The digital payments market is forecast to balloon to $3 trillion by 2023, and today a startup that lets businesses implement not just payments, but also the many other related (and necessary) services that go along with them, by way of a single API, has raised a big round of funding to meet that demand.
Rapyd, a London-based startup that bills itself as a “fintech as a service” provider, has picked up $100 million, money it will use to expand its platform — which today lets customers use its API to enable checkout, funds collection, fund disbursements, compliance as a service, foreign exchange, card issuing and integration — as well as to make acquisitions and expand its team.
This brings the total raised by Rapyd to $160 million. We understand that the valuation in this latest round comes at a significant spike and is now at close to $1 billion.
“Rapid” is indeed the operative word when it comes to Rapyd: The company is not only riding a wave of strong growth, but this is the second funding round it has raised this year, after raising $40 million in February. Arik Shtilman, co-founder and CEO of Rapyd, says the total payments volume on the platform (that is, how much Rapyd is moving) has grown more than five times this year, and that next year it’s forecasting that its revenue run rate will triple compared to 2019.
Rapyd doesn’t disclose current revenue numbers, but it counts companies like Uber, other large marketplaces and digital and brick-and-mortar merchants among its customers, to give you an idea of the kinds of companies and businesses that use its white-label service.
This latest round is being led by Oak HC/FT with participation from Tiger Global, Coatue, General Catalyst, Target Global, Stripe and Entrée Capital. GC and Stripe led its previous round. Stripe is currently one of the biggest players in the world of venture-backed fintech startups: in September it announced a $250 million round that values it at over $35 billion. But interestingly, Stripe’s position in Rapyd, at least for now, is not tied to working with the company. Shtilman describes Stripe a “just a financial investor.”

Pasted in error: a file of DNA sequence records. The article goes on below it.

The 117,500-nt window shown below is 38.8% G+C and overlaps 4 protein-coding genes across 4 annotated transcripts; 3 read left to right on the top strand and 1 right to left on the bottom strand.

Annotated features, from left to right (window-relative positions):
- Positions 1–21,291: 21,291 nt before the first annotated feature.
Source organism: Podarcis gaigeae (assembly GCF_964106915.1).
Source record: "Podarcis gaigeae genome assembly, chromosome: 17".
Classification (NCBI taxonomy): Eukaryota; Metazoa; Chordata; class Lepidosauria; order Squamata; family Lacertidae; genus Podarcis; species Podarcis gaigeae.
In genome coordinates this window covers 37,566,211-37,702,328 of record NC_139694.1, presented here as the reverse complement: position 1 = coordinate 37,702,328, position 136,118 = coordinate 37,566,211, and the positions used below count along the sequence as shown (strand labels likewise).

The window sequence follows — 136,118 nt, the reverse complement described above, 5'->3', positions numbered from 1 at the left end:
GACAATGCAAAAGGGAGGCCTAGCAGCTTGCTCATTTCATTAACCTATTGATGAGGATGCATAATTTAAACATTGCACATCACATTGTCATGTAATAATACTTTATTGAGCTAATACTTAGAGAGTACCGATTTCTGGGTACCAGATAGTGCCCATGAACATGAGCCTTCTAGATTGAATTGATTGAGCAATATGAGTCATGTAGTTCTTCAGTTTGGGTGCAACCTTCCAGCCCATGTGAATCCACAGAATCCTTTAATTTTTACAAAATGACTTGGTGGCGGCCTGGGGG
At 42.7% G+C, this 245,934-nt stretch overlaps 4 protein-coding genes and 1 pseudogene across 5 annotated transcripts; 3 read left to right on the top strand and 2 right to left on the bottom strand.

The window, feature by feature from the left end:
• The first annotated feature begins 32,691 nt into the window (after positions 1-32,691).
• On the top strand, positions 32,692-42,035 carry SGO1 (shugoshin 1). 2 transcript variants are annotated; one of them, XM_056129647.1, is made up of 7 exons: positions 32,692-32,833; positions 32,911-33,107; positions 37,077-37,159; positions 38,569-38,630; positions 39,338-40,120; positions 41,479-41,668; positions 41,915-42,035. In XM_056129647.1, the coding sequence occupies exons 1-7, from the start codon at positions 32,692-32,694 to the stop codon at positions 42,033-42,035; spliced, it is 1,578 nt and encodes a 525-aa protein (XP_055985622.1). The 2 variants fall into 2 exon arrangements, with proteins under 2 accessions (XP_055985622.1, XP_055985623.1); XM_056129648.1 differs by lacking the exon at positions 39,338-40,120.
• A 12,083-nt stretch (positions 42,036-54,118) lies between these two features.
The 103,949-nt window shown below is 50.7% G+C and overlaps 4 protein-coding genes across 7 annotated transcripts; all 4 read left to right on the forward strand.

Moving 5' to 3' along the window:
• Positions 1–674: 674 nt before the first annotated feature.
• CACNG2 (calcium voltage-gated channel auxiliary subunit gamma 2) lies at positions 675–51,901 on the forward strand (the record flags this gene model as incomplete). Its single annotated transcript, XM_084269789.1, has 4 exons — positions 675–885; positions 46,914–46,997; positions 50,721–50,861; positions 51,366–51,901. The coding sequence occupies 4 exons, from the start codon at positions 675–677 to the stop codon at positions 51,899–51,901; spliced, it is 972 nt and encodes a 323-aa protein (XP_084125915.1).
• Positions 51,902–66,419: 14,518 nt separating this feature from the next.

The challenge that Rapyd has identified and is tackling is the fragmentation that exists in the global payments market: Each region has its own preferred payment methods (not every consumer globally uses credit or debit cards, and even if they do, accepting them all involves payment deals at the local level), and increasingly there is a lot more regulatory compliance that needs to be followed when making or taking payments.
All of that is not a core competency of most businesses, and that has led to the emergence of fintech companies that knit all that together behind the scenes. Currently, Rapyd’s platform allows these customers to accept cash, bank transfers, e-wallets and local debit card payments in more than 100 countries; make disbursements in more than 170 countries; and make multi-currency settlement in 65 currencies, numbers that Shtilman said are continuing to grow as it continues making more interconnection deals with local partners.
Rapyd is not the only company targeting that opportunity: Adyen, PayPal, WorldPay and increasingly Stripe are among the other big names also providing services in this area. Rapyd’s unique selling point, however, lies in the fact that it offers its services through one Swiss Army knife-style API, that continues to grow.
“We are excited to become investors in Rapyd and believe the Company is enabling global internet companies to improve their ability to accept local payments in emerging markets,” said Scott Shleifer, partner, Tiger Global Management, in a statement.
Shtilman likes to compare his company to AWS when it comes to continually expanding services and features. He said that since its last funding round in February, the company has not only expanded the number of countries that it covers — he notes that Asia Pacific and Latin America are currently its fastest-growing regions — but it has added more marketplace features like escrow account management and more compliance-related capabilities.
“We’ve had a significant boost in the platform and now have very large customers in the process of getting on board,” he added.
Given that so much of the e-commerce world is linked to the sale of physical goods (not just services), that presents an interesting opportunity for Rapyd to move into another big area of the ecosystem: logistics. Indeed, Shtilman noted that the company is currently working on its first partnerships in that area, which will likely first launch in Asia Pacific.
Whichever area Rapyd tackles after that, the main idea will be to continue to apply digitised processes to those that have traditionally been done manually, which not only helps to speed up transactions, but makes them less prone to errors and more traceable. “With humans in the middle of transactions, it opens you up to disaster,” Shtilman noted.
“As financial services become increasingly digitized and global, Rapyd’s fintech-as-a-service approach has tremendous growth potential,” said Tricia Kemp, co-founder and managing partner at Oak HC/FT, in a statement. “We’re thrilled to back and partner with the Rapyd team as they tackle one of the biggest challenges in financial services by helping businesses navigate the complexity of local and cross-border digital payments.”